What’s the Best Way to Pay Off My Debt?

*Special thanks to our partner, Clint Brady from Northwestern Mutual, for sharing this information with us!

According to a 2019 Northwestern Mutual Planning and Progress study, 34 percent of Americans’ monthly income is going toward paying off debt with an average of $29,800 in personal debt. “20 percent report that debt makes them feel physically ill at least once a month.” Having that burden on your shoulders can be overwhelming for many, especially if you don’t have a plan in place.

How do I Pay off My Debt

Good Debt vs Bad Debt

One of the most important things to understand about debt is that some debts are good such as a mortgage, student loan, or business ownership because they will provide you with future economic value. These debts tend to have lower interest rates and tax advantages by giving you the ability to deduct the interest you pay. When building your financial plan, you may come to realize that it isn’t necessarily in your best interest to pay these debts off as soon as possible when you could instead be putting that extra money into investments with a higher potential rate of return. On the other hand, credit cards and car loans are the most common types of “bad debt” because of their high interest rates and no future economic value; These are the debts you want to pay off first and ahead of schedule.

Strategies: Debt Avalanche vs Debt Snowball

Debt Avalanche: List out your debts from highest to lowest interest rate. Continue making the minimum payment on each debt and put extra cash towards the debt at the top of the list with the highest interest rate. When the highest-interest rate debt is gone, cross it off your list and put the extra money plus the minimum payment you were making on that debt towards the second debt on the list. Keep up this avalanche of payments to eliminate your debt in a way that lets you pay the least amount of interest.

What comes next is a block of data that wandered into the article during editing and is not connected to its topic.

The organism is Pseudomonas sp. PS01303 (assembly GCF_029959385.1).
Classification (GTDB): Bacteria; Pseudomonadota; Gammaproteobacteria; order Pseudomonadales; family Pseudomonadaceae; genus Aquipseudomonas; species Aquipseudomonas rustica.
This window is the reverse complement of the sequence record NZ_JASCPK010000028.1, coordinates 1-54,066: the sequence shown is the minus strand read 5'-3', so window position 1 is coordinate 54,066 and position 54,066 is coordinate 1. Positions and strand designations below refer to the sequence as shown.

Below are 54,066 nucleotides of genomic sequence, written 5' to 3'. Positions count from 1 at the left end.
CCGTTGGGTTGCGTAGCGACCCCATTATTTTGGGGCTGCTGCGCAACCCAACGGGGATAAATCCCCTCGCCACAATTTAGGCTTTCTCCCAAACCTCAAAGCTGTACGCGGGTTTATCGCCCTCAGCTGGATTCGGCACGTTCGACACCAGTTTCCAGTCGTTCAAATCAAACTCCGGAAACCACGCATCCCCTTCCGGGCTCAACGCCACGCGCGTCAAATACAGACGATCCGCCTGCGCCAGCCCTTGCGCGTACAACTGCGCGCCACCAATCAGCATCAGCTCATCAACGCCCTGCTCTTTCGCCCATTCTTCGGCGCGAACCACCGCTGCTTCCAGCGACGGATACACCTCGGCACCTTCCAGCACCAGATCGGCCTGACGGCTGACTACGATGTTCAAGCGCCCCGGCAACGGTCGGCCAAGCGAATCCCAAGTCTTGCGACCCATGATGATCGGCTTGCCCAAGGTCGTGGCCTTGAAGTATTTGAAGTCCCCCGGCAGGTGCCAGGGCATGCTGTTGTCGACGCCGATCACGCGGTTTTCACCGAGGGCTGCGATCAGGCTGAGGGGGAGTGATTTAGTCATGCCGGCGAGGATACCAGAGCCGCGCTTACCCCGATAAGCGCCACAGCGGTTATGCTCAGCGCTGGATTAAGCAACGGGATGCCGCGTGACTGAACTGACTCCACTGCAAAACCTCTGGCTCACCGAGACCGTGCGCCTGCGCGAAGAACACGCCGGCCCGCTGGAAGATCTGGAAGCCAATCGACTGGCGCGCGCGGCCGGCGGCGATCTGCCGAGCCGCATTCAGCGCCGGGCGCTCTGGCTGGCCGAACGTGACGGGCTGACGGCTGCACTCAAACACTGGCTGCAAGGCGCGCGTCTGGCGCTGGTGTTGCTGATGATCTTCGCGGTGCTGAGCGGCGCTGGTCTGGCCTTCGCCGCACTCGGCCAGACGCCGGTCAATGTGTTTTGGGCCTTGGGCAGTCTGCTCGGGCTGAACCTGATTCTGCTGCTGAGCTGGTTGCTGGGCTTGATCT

Debt Snowball: List out your debts from the smallest to largest amount. Similar to the avalanche, you will make your minimum payments, but this time put the extra cash towards the debt at the top of the list with the smallest balance. When a debt is paid off, you will shift the extra cash and minimum payment towards the next debt on the list until they are all paid off. The snowball is the best way to reduce the number of debts you have as fast as possible and the task of paying off each debt feels more satisfying.

The Importance of Financial Balance

Paying off debt is an important part of any financial plan in which debt lives. Like anything else in life, it’s important to have balance. Balance in spending for today, saving for tomorrow, and paying off debt to make sure you are getting the most out of your money. At times, we get so focused on one single element of our finances, that we neglect others. It may cause you to lose financial efficiency in the short and long term.  Working with a financial professional may help you find the right amount of balance. They can help you put together a budget, identify your goals, and give you options to save for your future while you still live for today.


Schedule a meeting with Clint if you are interested in taking steps to a more confident and independent financial life. We make sure you have all the resources necessary to create your path to financial independence.


Northwestern Mutual is the marketing name for The Northwestern Mutual Life Insurance Company, Milwaukee, WI (NM) and its subsidiaries. Clinton B. Brady is an Insurance Agent of NM and Northwestern Long Term Care Insurance Company and a Registered Representative of Northwestern Mutual Investment Services, LLC (NMIS) (securities), a subsidiary of NM, broker-dealer, registered investment adviser and member FINRA and SIPC. Representative of Northwestern Mutual Wealth Management Company® a subsidiary of NM and federal savings bank.


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